"Effective Java" is an excellent book. I recently bought the 2nd edition, and it is absolutely fabulous, priceless. However after quite some time in the industry, I've learnt not to take any advice blindly. First edition was also excellent, but several of the items were revisited since then. So here's an item that I have mixed feelings about - Avoid creating unnecessary objects. The advice is to use static initializers for the expensive computation.
Static initializers are double-edged sword. It's like with the stock exchange in times of crisis - for a particular individual it may be a good idea to sell the stock, but the trouble is that everybody's doing it, and in the end everybody's losing big-time. Same applies to static initializers. One or two may seem harmless, but they add up and together create a big problem. The fact that static initializers
are (edit) may be invoked at program start-up affects everybody and since they potentially interfere with classloading, it's very hard (edit) harder to debug them if anything goes wrong.
Here is how it usually gets out of hand: people start with initializing static members in static blocks. Map of values, sort of configuration details. That alone sounds harmless. But soon comes the time when the values in a map need to be read from a properties file, so here we got IO within static block. Uh oh, better catch these exceptions. Before you notice the whole thing turns into a puzzler. Don't believe me? Here's a real problem I had.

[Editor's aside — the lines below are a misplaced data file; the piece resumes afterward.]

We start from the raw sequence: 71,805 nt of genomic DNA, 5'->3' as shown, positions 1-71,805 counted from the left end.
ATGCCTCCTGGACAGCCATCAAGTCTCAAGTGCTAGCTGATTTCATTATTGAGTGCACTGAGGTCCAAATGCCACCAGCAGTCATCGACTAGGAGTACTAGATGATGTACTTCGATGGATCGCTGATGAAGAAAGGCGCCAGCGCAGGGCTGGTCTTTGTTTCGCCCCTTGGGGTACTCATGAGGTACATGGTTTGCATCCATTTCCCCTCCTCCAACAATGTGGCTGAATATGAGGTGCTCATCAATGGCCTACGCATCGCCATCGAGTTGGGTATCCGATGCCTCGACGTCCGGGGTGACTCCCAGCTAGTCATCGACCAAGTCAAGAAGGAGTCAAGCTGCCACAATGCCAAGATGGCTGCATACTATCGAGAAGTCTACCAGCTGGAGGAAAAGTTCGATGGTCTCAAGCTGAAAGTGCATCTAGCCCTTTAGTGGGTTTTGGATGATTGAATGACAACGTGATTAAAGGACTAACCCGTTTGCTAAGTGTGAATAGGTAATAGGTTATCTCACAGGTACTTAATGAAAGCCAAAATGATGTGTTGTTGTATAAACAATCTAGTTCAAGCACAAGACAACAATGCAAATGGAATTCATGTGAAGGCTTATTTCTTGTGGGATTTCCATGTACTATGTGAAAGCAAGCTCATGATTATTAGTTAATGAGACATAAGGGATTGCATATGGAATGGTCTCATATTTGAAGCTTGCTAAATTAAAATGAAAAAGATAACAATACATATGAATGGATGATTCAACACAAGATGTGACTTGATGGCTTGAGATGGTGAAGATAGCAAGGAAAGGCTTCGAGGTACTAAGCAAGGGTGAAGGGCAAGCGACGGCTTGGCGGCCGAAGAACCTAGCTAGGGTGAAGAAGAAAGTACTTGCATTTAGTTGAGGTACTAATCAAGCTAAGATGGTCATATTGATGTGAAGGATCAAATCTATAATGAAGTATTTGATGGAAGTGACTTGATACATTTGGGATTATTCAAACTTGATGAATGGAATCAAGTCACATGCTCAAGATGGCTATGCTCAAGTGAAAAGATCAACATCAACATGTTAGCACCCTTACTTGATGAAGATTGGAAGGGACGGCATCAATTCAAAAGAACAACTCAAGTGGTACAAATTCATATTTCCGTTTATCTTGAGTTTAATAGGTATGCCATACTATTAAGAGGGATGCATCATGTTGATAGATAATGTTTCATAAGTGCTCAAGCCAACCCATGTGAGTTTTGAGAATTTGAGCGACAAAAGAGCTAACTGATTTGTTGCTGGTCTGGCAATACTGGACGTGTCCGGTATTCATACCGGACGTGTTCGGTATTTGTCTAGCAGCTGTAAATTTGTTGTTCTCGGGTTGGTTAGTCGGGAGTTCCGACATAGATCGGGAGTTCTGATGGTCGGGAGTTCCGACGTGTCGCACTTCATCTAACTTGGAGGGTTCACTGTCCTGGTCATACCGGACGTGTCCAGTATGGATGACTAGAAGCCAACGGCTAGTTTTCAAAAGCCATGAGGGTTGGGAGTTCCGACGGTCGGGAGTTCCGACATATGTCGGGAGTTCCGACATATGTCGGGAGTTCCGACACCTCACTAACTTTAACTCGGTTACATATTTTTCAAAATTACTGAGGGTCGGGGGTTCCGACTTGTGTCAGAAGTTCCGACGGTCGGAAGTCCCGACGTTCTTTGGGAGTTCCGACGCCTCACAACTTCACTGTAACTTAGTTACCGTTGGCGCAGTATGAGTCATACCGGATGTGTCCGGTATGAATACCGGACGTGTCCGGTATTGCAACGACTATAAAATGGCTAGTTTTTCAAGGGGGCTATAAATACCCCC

Server in Java, client is either applet or JNLP. On certain machines, only one of them can run. You run server first - client never comes up, no error whatsoever. You reboot and connect as client to another machine - no problem. But if you try to start up the server locally - silent death. A team in India spends months on it. In vain. The whole release is detained, escalation to senior management. The thing ends up on my desk after a ruthless blame game between teams. Long story short: it's a DirectX problem. Why the **** does the server need DirectX? Ah. What's next after reading defaults from a properties file? Reading them from the database. Oh, but it's a different process, and the database needs to be up. So we not just connect to database from initialization block, we wait for the database process to be up. Great idea. How? We follow "best coding practices" and reuse: find a poller utility somewhere in the JDK. Apparently there is a java.awt.Timer. Why not? Great idea. Apparently, a touch of one AWT class causes a bunch of other AWT classes to load, which in turn loads DirectX and OpenGL dlls. And guess what - Windows on some machines has a nasty bug, that only allows to load them once per machine, regardless of the user. And when another user tries to do it - the loading gets stuck. And our server is of course a system process, while the client belongs to the logged in user.
Since it was a last minute fix, we solved it with some JVM flags that disabled DirectX and OpenGL. The problem was not the fix, but the diagnosis. If it was part of the regular code, it would have been easy to connect with a debugger, see what call gets stuck, investigate it from there. But as it was part of start-up, people didn't know where to look. Not to mention the man-months accumulatively spent by developers who waited for the server to restart when testing.
So... what's the lesson here? Life is better without static, avoid it as much as you can.